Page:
The Confidence Trap: How Standardized Testing Can Mislead Management Students and Professionals

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Dr. Adya Sharma, Director of Symbiosis Centre of Management Studies, Pune

Since the last decade, the India Skill Report (ISR) series has been grabbing headlines for exploring one of the major aspects of the Indian Education system: employability. Speaking of the latest trends in education and employability, the 2023 edition of ISR came with a ray of hope for B-schools. The study informed that the employability of Indian B-school graduates (MBA holders), clocking 60.62 percent , remains the highest in the country. Similarly, the report said that overall employability jumped over 4 percent in the last year, which means that for 50.3 percent of fresh graduates, the world is their oyster.

Maybe it calls for celebration that half of the country’s fresh talent is employable, given the challenges in educating India’s diverse and immense population, spread across different socio-economic strata. At the same time to the eyes of the seasoned educationist, glued to the vision of seeing a prosperous, enterprising nation, the situation screams glass half-empty. 

To begin with, the figure around B-school graduate job readiness- 60.62 percent – suggests that as a country with over 3,000 B-schools, we are yet to effectively cater to about 40 percent of MBA pass-outs sufficiently. Moreover, the overall employability statistic, indicating that almost 50 percent of the youth remains unemployable, calls for retrospection that the educational outcome in our country is hurt by an immense industry-academia schism. As a result, management institutions need to rethink their pedagogic methodology. 

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In a B-school, candidates are declared successful after they clear a series of examinations. Clearly, given the employability scenario, something new has to be put in place. To elaborate, while examination scores represent essential skills such as good writing abilities, grasp over concepts, and analytical skills, they leave much room for practical ability to execute what is being taught. As a result, there is a chance that stellar performance on paper lends confidence to candidates, despite a lack of proper skills.

Take, for example, well-performing candidates who have been placed in sales positions after B-school. While it is likely they, given their solid academic foundation in business studies, will pick up the skills required sooner than others, it is not necessarily true that the candidates are job-ready. On the other hand, if B-schools insist on practical learning, be it via mandatory internships or by ensuring that candidates complete a project where they achieve decent sales targets, then perhaps, upon graduating, the B-school cohort would hit the ground running. In other words, exams, however important they might be, B-schools must complement them with real-world experiences, case studies, and project-based learning.

Moreover, the ability to solve domain problems goes way beyond quantitative skills and the theoretical knowledge usually gauged in standardised tests. In other words, B-schools should focus on instilling qualities. Qualities such as creativity, which is the critical ingredient of a successful marketing career, or interpersonal skills- the holy grail of Human Resource Management- are seldom accounted for in examinations. To succeed in most corporate roles, these qualities are as important as the core strength related to the position.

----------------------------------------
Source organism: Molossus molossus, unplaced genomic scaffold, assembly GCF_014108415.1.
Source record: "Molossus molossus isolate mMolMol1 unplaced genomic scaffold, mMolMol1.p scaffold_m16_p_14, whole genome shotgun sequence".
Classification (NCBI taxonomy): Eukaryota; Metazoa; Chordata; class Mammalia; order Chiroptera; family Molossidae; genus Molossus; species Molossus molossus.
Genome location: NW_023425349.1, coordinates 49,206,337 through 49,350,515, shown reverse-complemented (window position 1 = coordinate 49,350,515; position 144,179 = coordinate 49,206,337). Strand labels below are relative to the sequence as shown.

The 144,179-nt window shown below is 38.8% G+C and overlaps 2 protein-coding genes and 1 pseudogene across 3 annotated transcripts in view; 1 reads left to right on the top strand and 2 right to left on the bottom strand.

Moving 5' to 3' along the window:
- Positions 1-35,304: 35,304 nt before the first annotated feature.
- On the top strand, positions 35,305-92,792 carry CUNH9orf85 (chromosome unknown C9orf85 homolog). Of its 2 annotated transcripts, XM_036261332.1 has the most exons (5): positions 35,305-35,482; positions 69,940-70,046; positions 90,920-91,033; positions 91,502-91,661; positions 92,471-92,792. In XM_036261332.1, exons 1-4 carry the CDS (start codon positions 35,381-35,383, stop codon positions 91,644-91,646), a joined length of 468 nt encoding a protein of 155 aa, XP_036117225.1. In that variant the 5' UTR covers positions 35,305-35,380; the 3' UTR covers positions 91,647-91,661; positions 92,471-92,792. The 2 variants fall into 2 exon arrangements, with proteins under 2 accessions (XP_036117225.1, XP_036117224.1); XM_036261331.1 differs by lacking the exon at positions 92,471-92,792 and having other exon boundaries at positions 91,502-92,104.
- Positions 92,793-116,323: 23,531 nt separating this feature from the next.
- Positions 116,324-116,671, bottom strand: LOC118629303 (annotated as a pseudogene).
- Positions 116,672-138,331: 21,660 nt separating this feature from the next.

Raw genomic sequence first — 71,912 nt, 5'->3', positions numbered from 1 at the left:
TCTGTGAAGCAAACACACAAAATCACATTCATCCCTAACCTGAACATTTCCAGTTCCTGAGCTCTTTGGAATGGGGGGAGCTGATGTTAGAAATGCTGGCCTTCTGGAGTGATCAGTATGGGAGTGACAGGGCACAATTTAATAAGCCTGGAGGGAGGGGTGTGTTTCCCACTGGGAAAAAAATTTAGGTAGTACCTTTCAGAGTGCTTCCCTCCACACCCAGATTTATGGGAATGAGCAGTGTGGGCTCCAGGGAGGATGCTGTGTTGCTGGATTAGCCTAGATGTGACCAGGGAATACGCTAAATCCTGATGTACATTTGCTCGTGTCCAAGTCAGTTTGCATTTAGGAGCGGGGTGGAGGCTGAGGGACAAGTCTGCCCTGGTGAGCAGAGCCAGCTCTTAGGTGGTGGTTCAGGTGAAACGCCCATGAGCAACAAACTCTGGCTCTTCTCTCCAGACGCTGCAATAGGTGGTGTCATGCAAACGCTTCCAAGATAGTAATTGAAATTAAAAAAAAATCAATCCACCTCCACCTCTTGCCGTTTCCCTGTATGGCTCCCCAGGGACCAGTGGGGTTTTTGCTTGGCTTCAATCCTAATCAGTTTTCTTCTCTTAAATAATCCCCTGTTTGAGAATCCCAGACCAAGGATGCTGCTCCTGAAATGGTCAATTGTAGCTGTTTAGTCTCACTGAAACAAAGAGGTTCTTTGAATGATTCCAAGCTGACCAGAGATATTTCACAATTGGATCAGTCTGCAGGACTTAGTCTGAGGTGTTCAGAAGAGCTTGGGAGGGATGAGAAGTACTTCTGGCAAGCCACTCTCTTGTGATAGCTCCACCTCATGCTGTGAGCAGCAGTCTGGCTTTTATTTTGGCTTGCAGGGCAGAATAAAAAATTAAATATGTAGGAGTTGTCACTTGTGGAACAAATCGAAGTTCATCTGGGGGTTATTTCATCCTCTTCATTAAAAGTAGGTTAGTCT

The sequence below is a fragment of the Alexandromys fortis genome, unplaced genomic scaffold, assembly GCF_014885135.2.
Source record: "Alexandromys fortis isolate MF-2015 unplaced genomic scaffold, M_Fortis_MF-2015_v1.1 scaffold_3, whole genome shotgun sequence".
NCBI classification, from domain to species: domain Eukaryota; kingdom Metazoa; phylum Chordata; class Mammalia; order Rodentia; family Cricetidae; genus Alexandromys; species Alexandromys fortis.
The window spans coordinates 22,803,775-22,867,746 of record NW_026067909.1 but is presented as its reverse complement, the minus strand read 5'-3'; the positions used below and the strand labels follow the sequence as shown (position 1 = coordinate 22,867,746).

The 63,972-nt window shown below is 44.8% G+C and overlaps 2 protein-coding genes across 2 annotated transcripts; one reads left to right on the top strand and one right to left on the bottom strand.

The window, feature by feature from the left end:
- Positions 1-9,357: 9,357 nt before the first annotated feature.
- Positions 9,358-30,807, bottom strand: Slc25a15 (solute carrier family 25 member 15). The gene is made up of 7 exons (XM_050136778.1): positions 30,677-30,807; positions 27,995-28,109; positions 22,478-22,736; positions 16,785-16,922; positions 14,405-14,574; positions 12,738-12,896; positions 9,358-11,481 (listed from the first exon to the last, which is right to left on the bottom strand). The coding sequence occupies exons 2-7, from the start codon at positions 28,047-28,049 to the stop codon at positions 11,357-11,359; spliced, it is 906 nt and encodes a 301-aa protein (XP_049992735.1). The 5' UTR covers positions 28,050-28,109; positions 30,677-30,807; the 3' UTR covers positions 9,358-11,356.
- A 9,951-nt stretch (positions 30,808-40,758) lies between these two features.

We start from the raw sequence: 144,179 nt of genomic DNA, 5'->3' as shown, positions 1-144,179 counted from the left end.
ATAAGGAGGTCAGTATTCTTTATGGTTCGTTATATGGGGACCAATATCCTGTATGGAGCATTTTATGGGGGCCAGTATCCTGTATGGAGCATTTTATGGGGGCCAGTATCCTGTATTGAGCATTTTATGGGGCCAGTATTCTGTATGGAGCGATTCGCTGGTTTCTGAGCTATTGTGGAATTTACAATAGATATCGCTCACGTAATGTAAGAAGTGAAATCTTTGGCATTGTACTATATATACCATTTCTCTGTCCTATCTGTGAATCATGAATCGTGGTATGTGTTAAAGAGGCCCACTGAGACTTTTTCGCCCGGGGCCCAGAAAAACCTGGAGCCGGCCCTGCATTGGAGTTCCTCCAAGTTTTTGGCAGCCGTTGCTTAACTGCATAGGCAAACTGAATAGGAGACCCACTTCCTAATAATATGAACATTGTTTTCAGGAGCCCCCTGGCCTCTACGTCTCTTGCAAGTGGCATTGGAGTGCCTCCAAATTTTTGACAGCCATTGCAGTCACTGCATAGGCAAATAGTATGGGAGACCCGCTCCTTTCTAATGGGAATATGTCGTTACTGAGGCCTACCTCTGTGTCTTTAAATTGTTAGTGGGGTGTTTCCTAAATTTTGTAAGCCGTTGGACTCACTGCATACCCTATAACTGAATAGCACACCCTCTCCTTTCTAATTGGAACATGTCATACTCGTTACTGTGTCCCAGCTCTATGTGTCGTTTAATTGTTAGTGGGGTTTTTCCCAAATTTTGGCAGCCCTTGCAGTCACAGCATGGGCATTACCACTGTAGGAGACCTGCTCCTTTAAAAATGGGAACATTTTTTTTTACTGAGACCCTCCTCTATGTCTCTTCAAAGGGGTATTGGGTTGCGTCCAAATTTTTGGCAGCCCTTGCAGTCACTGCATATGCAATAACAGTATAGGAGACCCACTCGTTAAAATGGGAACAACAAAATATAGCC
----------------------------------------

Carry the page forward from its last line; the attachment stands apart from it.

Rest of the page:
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Finally, management B-schools should become more cognizant of the important role they play in the education sector. Business institutions, which are regarded as the gateway to rewarding careers, play the buffer between potential talent and recruiters. So, even as top B-schools, in response to rising competition each year, are taking the difficulty level of their standardised entrance tests up by a notch, they should also consider a holistic selection process. The comprehensive approach would ensure that the pool of chosen candidates, who are the product of a system that is again based solely on exams, have more potential than just cramming for tests. Compared to other disciplines, such a discerning step is necessary for management courses because not only is the field directly industry-linked but also witnesses footfalls from candidates across varied backgrounds.

On that note, it is worth noting that a perusal of the ISR report reveals that, despite improvement in employability across disciplines, around 40 percent and 42+ percent of commerce and engineering graduates are not fit for the industry, while a whopping 60+ and 50+ percent of science and humanities students suffer from a lack of industry-relevant grooming. Therefore, to get the best candidates, who have more than mark sheets to show, B-school applications could begin asking for relevant research experience, work experience, a portfolio of hobbies, ascertaining soft skills, and a list of hands-on projects, demonstrating implementable domain knowledge, among other considerations.

All in all, it can be agreed upon that standardised tests have to be supplemented by other methods of evaluation. However, tests still effectively account for many core strengths such as effective communication, good reasoning skills, and academic foundation. That is why, B-schools should combine a multitude of scoring methods based on their industry-ready skills and knowledge, both before declaring a successful MBA graduate or before selecting the B-school cohort. This 360-degree evaluation would not just boost the final employability of MBA pass-outs but also the overall quality of their peers.

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